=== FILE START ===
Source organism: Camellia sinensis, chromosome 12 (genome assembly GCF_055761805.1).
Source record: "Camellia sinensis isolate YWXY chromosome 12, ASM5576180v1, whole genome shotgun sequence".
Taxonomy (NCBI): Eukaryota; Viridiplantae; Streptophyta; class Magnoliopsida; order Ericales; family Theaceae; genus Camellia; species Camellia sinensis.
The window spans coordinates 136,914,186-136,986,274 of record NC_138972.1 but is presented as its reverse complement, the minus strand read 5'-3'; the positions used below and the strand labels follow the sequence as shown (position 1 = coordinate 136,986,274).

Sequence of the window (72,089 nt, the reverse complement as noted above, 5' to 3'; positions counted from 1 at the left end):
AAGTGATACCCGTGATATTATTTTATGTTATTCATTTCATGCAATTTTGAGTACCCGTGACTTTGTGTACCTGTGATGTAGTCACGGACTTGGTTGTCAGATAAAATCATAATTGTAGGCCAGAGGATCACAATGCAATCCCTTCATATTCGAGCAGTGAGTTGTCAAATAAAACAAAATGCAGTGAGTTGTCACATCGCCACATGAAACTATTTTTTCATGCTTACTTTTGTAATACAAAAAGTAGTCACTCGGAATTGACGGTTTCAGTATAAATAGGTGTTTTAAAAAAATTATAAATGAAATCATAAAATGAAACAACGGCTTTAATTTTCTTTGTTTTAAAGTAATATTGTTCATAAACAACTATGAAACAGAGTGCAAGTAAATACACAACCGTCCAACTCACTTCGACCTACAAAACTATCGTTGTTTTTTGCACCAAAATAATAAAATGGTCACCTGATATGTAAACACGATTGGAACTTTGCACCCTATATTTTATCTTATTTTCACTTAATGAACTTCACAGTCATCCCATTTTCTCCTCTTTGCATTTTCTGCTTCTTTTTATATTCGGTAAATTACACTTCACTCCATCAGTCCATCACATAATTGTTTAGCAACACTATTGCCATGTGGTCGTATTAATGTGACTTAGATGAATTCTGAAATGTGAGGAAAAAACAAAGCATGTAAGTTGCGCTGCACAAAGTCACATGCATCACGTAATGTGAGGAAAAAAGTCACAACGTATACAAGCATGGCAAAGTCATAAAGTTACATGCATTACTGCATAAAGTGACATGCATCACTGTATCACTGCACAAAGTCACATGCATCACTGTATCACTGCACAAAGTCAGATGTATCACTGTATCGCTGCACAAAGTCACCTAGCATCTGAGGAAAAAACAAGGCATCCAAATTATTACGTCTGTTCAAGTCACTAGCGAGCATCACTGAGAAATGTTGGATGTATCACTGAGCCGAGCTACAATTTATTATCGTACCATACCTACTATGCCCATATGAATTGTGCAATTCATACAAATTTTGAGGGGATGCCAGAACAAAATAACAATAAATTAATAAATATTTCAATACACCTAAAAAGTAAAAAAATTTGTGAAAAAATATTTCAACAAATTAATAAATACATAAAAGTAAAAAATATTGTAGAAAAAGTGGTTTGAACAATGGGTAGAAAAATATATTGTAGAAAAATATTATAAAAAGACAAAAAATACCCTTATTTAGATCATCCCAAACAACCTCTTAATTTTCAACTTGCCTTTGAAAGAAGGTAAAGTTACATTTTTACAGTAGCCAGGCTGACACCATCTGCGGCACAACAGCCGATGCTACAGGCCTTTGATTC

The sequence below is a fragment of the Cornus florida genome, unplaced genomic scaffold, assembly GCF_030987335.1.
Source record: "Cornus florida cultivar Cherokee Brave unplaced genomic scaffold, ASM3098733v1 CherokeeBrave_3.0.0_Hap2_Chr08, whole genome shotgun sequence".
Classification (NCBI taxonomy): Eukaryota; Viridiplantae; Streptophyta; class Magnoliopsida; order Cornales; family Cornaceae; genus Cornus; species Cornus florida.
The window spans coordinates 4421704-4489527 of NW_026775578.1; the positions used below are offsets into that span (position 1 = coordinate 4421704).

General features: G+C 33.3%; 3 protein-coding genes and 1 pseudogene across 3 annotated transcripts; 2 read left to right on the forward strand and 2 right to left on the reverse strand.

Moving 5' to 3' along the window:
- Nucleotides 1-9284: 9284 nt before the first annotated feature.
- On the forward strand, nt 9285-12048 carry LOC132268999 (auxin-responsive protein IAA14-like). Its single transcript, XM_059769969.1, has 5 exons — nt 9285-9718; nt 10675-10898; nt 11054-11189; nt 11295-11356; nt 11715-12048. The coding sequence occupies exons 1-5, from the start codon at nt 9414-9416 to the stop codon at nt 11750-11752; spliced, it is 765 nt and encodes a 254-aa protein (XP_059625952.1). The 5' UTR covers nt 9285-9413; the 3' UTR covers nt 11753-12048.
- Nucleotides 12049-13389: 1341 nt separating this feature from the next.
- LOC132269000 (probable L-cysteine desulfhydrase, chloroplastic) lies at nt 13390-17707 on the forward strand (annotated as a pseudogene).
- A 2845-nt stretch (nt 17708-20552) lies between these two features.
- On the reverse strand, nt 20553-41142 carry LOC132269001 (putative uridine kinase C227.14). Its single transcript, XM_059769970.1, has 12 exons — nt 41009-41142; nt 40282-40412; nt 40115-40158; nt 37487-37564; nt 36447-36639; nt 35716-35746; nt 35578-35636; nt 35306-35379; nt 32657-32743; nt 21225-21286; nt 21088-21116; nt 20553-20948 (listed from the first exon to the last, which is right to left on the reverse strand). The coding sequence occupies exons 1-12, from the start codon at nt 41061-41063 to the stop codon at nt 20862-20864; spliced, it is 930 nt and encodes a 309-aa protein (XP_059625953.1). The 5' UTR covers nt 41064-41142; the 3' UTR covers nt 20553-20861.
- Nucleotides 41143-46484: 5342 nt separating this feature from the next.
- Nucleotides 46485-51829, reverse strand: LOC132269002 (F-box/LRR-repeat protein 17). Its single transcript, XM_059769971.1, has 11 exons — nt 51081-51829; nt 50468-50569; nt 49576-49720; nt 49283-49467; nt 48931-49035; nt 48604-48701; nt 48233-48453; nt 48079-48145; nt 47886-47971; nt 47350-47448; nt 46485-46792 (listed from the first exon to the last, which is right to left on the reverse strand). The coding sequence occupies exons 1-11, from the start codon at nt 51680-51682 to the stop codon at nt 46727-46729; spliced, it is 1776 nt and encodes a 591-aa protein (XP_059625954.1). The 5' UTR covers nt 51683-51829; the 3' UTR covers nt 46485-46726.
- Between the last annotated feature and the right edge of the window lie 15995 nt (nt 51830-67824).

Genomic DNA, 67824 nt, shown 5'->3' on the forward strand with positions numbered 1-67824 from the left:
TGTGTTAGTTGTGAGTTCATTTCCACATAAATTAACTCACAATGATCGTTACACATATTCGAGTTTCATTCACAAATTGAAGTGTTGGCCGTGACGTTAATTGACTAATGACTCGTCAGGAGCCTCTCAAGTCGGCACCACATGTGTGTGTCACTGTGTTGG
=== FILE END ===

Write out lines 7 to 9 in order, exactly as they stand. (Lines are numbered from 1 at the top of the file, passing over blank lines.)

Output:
The sequence below is a fragment of the Cornus florida genome, unplaced genomic scaffold, assembly GCF_030987335.1.
Source record: "Cornus florida cultivar Cherokee Brave unplaced genomic scaffold, ASM3098733v1 CherokeeBrave_3.0.0_Hap2_Chr08, whole genome shotgun sequence".
Classification (NCBI taxonomy): Eukaryota; Viridiplantae; Streptophyta; class Magnoliopsida; order Cornales; family Cornaceae; genus Cornus; species Cornus florida.